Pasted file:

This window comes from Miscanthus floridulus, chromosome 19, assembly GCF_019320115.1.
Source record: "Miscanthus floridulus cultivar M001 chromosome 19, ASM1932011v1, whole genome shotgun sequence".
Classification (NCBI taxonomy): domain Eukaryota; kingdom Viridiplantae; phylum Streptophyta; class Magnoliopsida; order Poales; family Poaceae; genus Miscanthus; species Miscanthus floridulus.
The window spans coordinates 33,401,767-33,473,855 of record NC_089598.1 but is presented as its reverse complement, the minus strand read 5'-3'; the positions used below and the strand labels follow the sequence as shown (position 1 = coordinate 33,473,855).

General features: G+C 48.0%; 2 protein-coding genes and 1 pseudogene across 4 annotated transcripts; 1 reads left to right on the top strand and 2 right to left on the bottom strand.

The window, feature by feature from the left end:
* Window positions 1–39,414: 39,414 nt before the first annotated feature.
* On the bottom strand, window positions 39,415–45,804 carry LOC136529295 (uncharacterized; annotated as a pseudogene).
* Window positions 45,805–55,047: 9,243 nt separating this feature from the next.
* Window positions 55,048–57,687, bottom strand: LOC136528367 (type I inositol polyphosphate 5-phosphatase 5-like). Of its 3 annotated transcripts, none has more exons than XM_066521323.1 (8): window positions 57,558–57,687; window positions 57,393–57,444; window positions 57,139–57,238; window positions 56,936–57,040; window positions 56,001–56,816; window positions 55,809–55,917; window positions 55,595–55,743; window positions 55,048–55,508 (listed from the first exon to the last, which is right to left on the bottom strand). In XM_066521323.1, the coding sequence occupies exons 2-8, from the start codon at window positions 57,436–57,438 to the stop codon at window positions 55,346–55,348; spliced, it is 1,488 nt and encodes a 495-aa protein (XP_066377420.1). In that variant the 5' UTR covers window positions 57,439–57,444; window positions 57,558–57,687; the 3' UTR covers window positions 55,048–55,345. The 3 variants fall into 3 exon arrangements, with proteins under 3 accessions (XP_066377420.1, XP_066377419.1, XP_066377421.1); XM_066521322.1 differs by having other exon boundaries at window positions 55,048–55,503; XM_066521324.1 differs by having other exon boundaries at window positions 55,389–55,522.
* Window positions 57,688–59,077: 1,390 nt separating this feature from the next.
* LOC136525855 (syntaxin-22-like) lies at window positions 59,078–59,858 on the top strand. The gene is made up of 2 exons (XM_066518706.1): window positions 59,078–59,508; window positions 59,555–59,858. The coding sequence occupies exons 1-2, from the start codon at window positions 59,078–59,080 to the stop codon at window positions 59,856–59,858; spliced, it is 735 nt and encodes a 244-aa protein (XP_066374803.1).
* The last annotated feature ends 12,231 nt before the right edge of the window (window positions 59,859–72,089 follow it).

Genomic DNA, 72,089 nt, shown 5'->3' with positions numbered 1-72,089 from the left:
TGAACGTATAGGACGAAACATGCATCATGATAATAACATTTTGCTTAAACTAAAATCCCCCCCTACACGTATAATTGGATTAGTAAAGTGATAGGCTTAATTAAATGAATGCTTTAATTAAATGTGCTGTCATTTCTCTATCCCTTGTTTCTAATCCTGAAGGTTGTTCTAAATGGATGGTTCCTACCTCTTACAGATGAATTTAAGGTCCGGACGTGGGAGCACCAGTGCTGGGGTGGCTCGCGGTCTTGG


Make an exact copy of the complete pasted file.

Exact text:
This window comes from Miscanthus floridulus, chromosome 19, assembly GCF_019320115.1.
Source record: "Miscanthus floridulus cultivar M001 chromosome 19, ASM1932011v1, whole genome shotgun sequence".
Classification (NCBI taxonomy): domain Eukaryota; kingdom Viridiplantae; phylum Streptophyta; class Magnoliopsida; order Poales; family Poaceae; genus Miscanthus; species Miscanthus floridulus.
The window spans coordinates 33,401,767-33,473,855 of record NC_089598.1 but is presented as its reverse complement, the minus strand read 5'-3'; the positions used below and the strand labels follow the sequence as shown (position 1 = coordinate 33,473,855).

General features: G+C 48.0%; 2 protein-coding genes and 1 pseudogene across 4 annotated transcripts; 1 reads left to right on the top strand and 2 right to left on the bottom strand.

The window, feature by feature from the left end:
* Window positions 1–39,414: 39,414 nt before the first annotated feature.
* On the bottom strand, window positions 39,415–45,804 carry LOC136529295 (uncharacterized; annotated as a pseudogene).
* Window positions 45,805–55,047: 9,243 nt separating this feature from the next.
* Window positions 55,048–57,687, bottom strand: LOC136528367 (type I inositol polyphosphate 5-phosphatase 5-like). Of its 3 annotated transcripts, none has more exons than XM_066521323.1 (8): window positions 57,558–57,687; window positions 57,393–57,444; window positions 57,139–57,238; window positions 56,936–57,040; window positions 56,001–56,816; window positions 55,809–55,917; window positions 55,595–55,743; window positions 55,048–55,508 (listed from the first exon to the last, which is right to left on the bottom strand). In XM_066521323.1, the coding sequence occupies exons 2-8, from the start codon at window positions 57,436–57,438 to the stop codon at window positions 55,346–55,348; spliced, it is 1,488 nt and encodes a 495-aa protein (XP_066377420.1). In that variant the 5' UTR covers window positions 57,439–57,444; window positions 57,558–57,687; the 3' UTR covers window positions 55,048–55,345. The 3 variants fall into 3 exon arrangements, with proteins under 3 accessions (XP_066377420.1, XP_066377419.1, XP_066377421.1); XM_066521322.1 differs by having other exon boundaries at window positions 55,048–55,503; XM_066521324.1 differs by having other exon boundaries at window positions 55,389–55,522.
* Window positions 57,688–59,077: 1,390 nt separating this feature from the next.
* LOC136525855 (syntaxin-22-like) lies at window positions 59,078–59,858 on the top strand. The gene is made up of 2 exons (XM_066518706.1): window positions 59,078–59,508; window positions 59,555–59,858. The coding sequence occupies exons 1-2, from the start codon at window positions 59,078–59,080 to the stop codon at window positions 59,856–59,858; spliced, it is 735 nt and encodes a 244-aa protein (XP_066374803.1).
* The last annotated feature ends 12,231 nt before the right edge of the window (window positions 59,859–72,089 follow it).

Genomic DNA, 72,089 nt, shown 5'->3' with positions numbered 1-72,089 from the left:
TGAACGTATAGGACGAAACATGCATCATGATAATAACATTTTGCTTAAACTAAAATCCCCCCCTACACGTATAATTGGATTAGTAAAGTGATAGGCTTAATTAAATGAATGCTTTAATTAAATGTGCTGTCATTTCTCTATCCCTTGTTTCTAATCCTGAAGGTTGTTCTAAATGGATGGTTCCTACCTCTTACAGATGAATTTAAGGTCCGGACGTGGGAGCACCAGTGCTGGGGTGGCTCGCGGTCTTGG